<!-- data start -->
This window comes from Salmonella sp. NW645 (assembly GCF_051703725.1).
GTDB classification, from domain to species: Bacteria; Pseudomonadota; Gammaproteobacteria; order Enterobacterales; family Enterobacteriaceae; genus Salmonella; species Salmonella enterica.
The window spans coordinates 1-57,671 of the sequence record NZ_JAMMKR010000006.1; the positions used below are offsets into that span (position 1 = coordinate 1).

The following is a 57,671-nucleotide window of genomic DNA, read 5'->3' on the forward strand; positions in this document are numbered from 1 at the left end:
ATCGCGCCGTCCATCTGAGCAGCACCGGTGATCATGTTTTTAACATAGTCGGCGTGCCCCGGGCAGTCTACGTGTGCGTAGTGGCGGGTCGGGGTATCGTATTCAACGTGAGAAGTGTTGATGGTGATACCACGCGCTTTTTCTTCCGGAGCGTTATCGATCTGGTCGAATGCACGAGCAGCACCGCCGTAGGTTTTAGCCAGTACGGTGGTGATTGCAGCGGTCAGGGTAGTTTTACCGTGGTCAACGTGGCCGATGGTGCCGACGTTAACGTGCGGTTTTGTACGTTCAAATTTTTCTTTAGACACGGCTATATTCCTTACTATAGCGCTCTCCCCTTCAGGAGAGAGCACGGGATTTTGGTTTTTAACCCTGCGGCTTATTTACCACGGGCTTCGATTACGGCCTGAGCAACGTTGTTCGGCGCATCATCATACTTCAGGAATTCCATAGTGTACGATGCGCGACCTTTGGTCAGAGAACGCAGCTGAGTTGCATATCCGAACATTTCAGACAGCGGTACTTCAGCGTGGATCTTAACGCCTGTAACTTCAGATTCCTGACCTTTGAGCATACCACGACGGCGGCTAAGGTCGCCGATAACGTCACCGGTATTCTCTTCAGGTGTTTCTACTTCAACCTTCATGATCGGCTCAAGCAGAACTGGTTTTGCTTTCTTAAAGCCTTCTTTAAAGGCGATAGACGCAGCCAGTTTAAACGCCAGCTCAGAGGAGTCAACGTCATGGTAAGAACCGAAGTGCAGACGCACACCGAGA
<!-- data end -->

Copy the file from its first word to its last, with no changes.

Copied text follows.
This window comes from Salmonella sp. NW645 (assembly GCF_051703725.1).
GTDB classification, from domain to species: Bacteria; Pseudomonadota; Gammaproteobacteria; order Enterobacterales; family Enterobacteriaceae; genus Salmonella; species Salmonella enterica.
The window spans coordinates 1-57,671 of the sequence record NZ_JAMMKR010000006.1; the positions used below are offsets into that span (position 1 = coordinate 1).

The following is a 57,671-nucleotide window of genomic DNA, read 5'->3' on the forward strand; positions in this document are numbered from 1 at the left end:
ATCGCGCCGTCCATCTGAGCAGCACCGGTGATCATGTTTTTAACATAGTCGGCGTGCCCCGGGCAGTCTACGTGTGCGTAGTGGCGGGTCGGGGTATCGTATTCAACGTGAGAAGTGTTGATGGTGATACCACGCGCTTTTTCTTCCGGAGCGTTATCGATCTGGTCGAATGCACGAGCAGCACCGCCGTAGGTTTTAGCCAGTACGGTGGTGATTGCAGCGGTCAGGGTAGTTTTACCGTGGTCAACGTGGCCGATGGTGCCGACGTTAACGTGCGGTTTTGTACGTTCAAATTTTTCTTTAGACACGGCTATATTCCTTACTATAGCGCTCTCCCCTTCAGGAGAGAGCACGGGATTTTGGTTTTTAACCCTGCGGCTTATTTACCACGGGCTTCGATTACGGCCTGAGCAACGTTGTTCGGCGCATCATCATACTTCAGGAATTCCATAGTGTACGATGCGCGACCTTTGGTCAGAGAACGCAGCTGAGTTGCATATCCGAACATTTCAGACAGCGGTACTTCAGCGTGGATCTTAACGCCTGTAACTTCAGATTCCTGACCTTTGAGCATACCACGACGGCGGCTAAGGTCGCCGATAACGTCACCGGTATTCTCTTCAGGTGTTTCTACTTCAACCTTCATGATCGGCTCAAGCAGAACTGGTTTTGCTTTCTTAAAGCCTTCTTTAAAGGCGATAGACGCAGCCAGTTTAAACGCCAGCTCAGAGGAGTCAACGTCATGGTAAGAACCGAAGTGCAGACGCACACCGAGA